4. Was he justified in pursuing the ends, whatever the means? Probably. His ends were clear: complete independence. In this quest, he felt justified in allying with anybody, including the Germans and the Japanese. There were other great freedom fighters who advocated the same, such as Rashbehari Bose and Chempaka Raman Pillai. Besides, at least at that time, the Germans and Japanese looked like the lesser of the evils, compared to the known devil, the brutal British
  5. Was he wrong to advocate violence? Probably not. The British realized they were on precarious ground: they had managed to brainwash a lot of Indians into unthinkingly following orders (eg. the massacre at Jallianwallah Bagh). But if their Indian troops mutinied, the British would have been wiped out in days. Violent bullies that they were, the British understood violence
  6. Was he a leftist? Yes, definitely. The party he formed, the All-India Forward Bloc, is totally leftist. If you look at his family (other than his German wife and daughter) the better-known ones are lunatic-fringe leftists. Of course, he’s not responsible for them, and, to be charitable, Indian leftism then wasn’t Stalinism yet, it was mostly anti-imperialistic; but he definitely was a leftist
  7. Was he a Hindu patriot? I doubt it. He was a leftist and a socialist, which was fashionable at the time, and he may have actually believed in it. He may also have been an atheist. He may have tried to appease Hindu sentiment to unite all Indians to fight against the British
  8. Did he appease Muslims? Possibly. His excessive use of Urdu, even in all the forms used by the INA, and in the very words ‘Azad Hind Fauj’ and ‘Ittefaq, Etemad, Qurbani’ suggests this. He wanted the Muslims of what are now Pakistan and Bangladesh to support his struggle. There is a suggestion that the INA flag had a leaping tiger (instead of the Congress charkha) as a nod to Tipu. Besides, it is standard leftist behavior everywhere to be extra solicitous of Muslims
  9. Did he try to appeal to South Indians? Apparently not. Despite the irony that a large part of the INA that marched with him to India were Tamils from Southeast Asia (some of whom had never even been in India), he didn’t feel the need to indulge them, even though all the Urdu would have been completely meaningless to them
  10. Was he a war criminal? No. The term ‘war criminal’ in relation to WW2 really meant “someone who was against the west”. Thus, the war crimes trial in Japan, for instance, was opposed by the dissenting Indian jurist Radha Binod Pal as merely a kangaroo court, with victors taking revenge. The sworn testimony that Nehru wrote a letter to Clement Attlee naming Bose a war criminal brings into focus that Nehru himself was guilty of ‘crimes against humanity’ for policies that ensured that 500 million Indians have suffered from extreme poverty
  11. Would India have been a better place under him than Nehru? Sentiment says yes, but that is the $64,000 question. Bose was a better human being and a patriot, and he was not a brown sahib. He was also significantly smarter, and it is less likely that he would have been duped by the Brits (eg. Nehru taking Kashmir to the UN) or the Chinese (eg. Nehru in 1962). But it is entirely possible that Bose would have followed some kind of leftist policy akin to what Nehru did – that was conventional wisdom at the time.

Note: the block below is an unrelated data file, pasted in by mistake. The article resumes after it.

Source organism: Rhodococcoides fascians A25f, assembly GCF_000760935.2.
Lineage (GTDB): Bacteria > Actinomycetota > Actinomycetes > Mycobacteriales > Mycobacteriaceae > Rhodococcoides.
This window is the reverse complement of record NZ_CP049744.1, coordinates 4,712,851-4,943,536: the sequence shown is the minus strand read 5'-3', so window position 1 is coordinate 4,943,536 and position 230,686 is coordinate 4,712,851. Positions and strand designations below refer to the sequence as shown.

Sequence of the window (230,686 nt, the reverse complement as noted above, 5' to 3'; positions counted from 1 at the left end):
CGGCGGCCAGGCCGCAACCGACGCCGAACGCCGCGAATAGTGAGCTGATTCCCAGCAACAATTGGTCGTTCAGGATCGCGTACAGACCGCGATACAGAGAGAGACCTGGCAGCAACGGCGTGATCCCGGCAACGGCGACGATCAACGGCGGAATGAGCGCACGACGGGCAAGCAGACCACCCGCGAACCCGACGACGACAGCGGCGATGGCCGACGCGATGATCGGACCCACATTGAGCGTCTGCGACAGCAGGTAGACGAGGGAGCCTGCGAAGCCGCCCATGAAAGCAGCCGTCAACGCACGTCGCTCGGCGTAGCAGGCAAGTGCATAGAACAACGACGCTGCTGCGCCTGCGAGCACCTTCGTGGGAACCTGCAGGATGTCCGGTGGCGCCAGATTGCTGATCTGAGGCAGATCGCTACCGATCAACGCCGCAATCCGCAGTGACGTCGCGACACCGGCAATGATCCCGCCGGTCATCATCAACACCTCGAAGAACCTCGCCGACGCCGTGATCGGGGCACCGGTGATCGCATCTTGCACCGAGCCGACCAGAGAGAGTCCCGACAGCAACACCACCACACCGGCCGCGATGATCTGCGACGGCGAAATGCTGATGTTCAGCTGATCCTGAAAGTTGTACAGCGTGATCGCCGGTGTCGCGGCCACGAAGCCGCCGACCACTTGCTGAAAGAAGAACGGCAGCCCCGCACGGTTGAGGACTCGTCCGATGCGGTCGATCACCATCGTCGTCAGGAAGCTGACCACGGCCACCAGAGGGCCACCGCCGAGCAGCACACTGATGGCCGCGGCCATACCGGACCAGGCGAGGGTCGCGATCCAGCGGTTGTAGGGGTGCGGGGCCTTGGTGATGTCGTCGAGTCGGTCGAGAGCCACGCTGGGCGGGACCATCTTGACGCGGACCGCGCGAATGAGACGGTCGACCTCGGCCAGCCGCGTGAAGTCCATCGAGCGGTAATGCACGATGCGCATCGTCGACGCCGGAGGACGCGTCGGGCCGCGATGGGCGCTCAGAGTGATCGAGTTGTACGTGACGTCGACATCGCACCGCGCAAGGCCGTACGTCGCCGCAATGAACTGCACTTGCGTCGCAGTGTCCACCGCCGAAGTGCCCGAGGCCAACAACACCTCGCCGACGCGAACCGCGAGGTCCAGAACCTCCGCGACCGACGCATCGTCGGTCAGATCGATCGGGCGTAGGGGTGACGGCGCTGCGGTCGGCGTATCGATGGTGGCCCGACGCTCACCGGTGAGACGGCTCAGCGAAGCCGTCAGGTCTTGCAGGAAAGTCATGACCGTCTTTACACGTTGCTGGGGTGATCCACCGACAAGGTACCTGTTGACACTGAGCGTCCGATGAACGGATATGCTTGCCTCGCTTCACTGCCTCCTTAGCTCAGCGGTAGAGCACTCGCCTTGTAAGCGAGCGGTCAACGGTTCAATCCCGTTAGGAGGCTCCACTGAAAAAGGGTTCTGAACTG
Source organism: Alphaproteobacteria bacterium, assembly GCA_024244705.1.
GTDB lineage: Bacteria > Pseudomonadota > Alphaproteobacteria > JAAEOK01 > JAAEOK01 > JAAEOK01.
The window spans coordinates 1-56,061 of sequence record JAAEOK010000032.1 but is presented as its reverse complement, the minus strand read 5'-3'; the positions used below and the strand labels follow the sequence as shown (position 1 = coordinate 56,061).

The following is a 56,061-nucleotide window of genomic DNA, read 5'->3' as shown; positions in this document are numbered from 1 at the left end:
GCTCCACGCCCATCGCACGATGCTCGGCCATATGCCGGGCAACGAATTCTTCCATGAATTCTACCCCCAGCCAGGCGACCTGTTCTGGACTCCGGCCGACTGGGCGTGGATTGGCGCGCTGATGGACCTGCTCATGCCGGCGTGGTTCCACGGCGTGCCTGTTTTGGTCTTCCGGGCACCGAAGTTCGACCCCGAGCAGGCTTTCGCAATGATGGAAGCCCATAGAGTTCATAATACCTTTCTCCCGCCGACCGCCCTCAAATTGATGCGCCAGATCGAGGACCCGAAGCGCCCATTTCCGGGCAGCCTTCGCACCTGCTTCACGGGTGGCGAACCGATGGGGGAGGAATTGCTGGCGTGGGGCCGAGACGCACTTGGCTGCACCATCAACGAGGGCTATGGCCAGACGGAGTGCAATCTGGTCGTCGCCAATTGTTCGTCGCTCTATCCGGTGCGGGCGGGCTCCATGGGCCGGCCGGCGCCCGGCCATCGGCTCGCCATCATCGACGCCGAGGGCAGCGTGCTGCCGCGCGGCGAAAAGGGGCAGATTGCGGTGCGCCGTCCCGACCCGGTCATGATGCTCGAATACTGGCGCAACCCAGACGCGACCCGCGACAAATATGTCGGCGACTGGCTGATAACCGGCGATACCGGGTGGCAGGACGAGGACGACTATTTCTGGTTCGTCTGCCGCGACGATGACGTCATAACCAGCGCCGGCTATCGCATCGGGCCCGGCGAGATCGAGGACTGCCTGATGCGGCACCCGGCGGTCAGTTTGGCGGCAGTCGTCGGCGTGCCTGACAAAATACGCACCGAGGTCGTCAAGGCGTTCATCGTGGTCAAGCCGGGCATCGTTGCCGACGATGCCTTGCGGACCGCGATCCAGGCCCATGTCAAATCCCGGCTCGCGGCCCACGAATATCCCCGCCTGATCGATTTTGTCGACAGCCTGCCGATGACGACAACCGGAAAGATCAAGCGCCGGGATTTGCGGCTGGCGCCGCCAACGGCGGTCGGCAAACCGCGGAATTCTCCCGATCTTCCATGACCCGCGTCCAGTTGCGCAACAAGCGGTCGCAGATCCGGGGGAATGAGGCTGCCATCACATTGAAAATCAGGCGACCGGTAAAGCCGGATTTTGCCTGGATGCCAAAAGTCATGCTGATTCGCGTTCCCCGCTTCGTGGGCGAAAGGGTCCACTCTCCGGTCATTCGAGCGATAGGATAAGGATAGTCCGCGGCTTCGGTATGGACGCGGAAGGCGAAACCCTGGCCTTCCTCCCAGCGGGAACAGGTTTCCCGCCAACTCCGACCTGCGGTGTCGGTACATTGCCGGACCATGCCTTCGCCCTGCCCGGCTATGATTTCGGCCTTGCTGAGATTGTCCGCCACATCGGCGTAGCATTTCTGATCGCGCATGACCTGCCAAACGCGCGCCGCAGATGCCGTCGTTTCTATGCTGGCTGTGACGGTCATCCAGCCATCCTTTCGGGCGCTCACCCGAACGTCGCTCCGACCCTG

So, on balance, we need to deconstruct Bose carefully. In fact, to be cynical, I’d say that the principal value of Bose today is as a stick to beat the Nehruvian Stalinists with; the latter do have reason to be embarrassed. There are those who do not understand this, and indulge in absurd hero-worship. One possible reason is Bengali chauvinism. I was reminded of this when I had a brief Twitter argument with one Saswati Sarkar, a Bengali-American professor. Well, ‘argument’ is the wrong word, because she attacked me; I was polite, but she kept abusing me till I finally gave up in disgust.

Sarkar’s contention was that I was ‘ignorant’ and ‘bigoted’. Ok, fine. She had written a very long essay on the Durga Puja where she quoted a few writings by Bose, and my crime was that I had not read it. But I did read it, and it did not change my mind. If you are a committed leftist, by definition you are converted to that pseudo-religion, and you can no longer be a Hindu: I see daily the gyrations of communists in Kerala to pretend to be Hindus (especially now that they are concerned about losing the Hindu vote). What she quotes could well have been cynical and calculated for effect.

To sum it up, we need to take a look at Netaji dispassionately and without prejudice, and evaluate him not only based on today’s 20:20 hindsight, but also based on the prevalent wisdom of his time. I believe he will come across as a hero still, but not some demi-god beyond criticism. We must do the same for all of our other beloved leaders. No, there are no messiahs, and if you believe in them, I have a bridge in Brooklyn I’d like to sell you.

Comment using Disqus

Show Comments